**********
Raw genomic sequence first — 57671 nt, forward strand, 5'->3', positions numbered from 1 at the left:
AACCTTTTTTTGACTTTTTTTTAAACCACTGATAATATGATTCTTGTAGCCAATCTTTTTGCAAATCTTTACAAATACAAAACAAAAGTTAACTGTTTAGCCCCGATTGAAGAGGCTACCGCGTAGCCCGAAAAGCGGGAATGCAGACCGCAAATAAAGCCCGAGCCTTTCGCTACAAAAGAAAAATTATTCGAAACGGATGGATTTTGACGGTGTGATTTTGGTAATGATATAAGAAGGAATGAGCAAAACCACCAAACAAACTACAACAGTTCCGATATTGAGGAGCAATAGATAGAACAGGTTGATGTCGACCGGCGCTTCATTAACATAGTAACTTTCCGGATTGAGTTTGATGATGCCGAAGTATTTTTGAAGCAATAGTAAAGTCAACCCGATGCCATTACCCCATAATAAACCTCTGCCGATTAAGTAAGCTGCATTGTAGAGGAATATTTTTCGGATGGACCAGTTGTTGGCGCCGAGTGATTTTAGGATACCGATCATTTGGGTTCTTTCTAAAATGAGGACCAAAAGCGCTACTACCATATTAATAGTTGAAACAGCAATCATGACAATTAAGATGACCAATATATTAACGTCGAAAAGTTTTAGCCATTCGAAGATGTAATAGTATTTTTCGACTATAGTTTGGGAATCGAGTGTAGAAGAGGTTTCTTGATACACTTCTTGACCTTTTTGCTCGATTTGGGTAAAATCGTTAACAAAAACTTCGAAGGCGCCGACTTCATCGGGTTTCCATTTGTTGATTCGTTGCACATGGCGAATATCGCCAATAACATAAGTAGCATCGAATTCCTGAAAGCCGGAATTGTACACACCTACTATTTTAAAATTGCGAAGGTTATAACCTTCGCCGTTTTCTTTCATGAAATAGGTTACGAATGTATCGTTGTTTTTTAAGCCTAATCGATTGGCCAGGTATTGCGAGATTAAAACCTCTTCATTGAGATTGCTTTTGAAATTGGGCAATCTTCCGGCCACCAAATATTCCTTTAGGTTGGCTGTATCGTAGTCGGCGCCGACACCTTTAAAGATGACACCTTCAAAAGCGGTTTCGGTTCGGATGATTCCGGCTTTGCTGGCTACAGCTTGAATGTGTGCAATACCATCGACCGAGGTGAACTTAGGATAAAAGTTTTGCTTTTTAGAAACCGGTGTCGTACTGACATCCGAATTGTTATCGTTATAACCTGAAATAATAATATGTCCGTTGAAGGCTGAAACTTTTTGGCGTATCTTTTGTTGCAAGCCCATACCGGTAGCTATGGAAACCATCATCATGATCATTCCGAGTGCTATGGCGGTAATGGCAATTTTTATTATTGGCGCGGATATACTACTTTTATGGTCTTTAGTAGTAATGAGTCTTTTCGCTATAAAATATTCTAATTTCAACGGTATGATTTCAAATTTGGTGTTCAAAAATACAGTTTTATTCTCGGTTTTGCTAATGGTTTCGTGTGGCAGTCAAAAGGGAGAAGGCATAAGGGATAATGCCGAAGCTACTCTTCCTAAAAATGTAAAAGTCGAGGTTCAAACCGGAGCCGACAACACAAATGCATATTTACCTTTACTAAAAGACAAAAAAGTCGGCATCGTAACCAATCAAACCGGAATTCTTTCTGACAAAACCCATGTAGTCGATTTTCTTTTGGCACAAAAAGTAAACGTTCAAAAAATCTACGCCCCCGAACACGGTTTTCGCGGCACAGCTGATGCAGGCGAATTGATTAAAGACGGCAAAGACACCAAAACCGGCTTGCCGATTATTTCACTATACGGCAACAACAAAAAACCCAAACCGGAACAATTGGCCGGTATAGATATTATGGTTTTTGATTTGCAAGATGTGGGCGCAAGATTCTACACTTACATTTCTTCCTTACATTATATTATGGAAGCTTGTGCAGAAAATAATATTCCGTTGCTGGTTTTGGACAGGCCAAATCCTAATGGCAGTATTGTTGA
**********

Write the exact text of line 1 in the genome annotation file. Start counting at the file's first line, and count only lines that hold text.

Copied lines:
Raw genomic sequence first — 57671 nt, forward strand, 5'->3', positions numbered from 1 at the left: